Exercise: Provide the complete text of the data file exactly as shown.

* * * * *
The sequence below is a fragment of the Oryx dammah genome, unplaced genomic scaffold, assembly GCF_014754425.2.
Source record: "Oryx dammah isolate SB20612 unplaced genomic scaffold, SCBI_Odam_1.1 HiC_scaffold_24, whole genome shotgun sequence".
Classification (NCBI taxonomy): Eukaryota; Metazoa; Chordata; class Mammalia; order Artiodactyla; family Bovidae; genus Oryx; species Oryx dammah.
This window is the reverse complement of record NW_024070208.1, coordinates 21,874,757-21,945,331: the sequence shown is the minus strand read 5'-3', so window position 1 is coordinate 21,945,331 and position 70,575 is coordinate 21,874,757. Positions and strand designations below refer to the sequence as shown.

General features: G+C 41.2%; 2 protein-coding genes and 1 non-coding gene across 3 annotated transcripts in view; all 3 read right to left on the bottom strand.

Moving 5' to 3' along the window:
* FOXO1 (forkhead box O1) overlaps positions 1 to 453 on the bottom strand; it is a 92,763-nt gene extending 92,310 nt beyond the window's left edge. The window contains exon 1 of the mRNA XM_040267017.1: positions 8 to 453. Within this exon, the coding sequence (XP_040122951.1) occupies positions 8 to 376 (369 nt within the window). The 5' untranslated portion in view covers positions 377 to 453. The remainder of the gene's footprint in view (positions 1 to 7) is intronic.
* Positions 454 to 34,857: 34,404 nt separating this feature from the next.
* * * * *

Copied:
The sequence below is a fragment of the Oryx dammah genome, unplaced genomic scaffold, assembly GCF_014754425.2.
Source record: "Oryx dammah isolate SB20612 unplaced genomic scaffold, SCBI_Odam_1.1 HiC_scaffold_24, whole genome shotgun sequence".
Classification (NCBI taxonomy): Eukaryota; Metazoa; Chordata; class Mammalia; order Artiodactyla; family Bovidae; genus Oryx; species Oryx dammah.
This window is the reverse complement of record NW_024070208.1, coordinates 21,874,757-21,945,331: the sequence shown is the minus strand read 5'-3', so window position 1 is coordinate 21,945,331 and position 70,575 is coordinate 21,874,757. Positions and strand designations below refer to the sequence as shown.

General features: G+C 41.2%; 2 protein-coding genes and 1 non-coding gene across 3 annotated transcripts in view; all 3 read right to left on the bottom strand.

Moving 5' to 3' along the window:
* FOXO1 (forkhead box O1) overlaps positions 1 to 453 on the bottom strand; it is a 92,763-nt gene extending 92,310 nt beyond the window's left edge. The window contains exon 1 of the mRNA XM_040267017.1: positions 8 to 453. Within this exon, the coding sequence (XP_040122951.1) occupies positions 8 to 376 (369 nt within the window). The 5' untranslated portion in view covers positions 377 to 453. The remainder of the gene's footprint in view (positions 1 to 7) is intronic.
* Positions 454 to 34,857: 34,404 nt separating this feature from the next.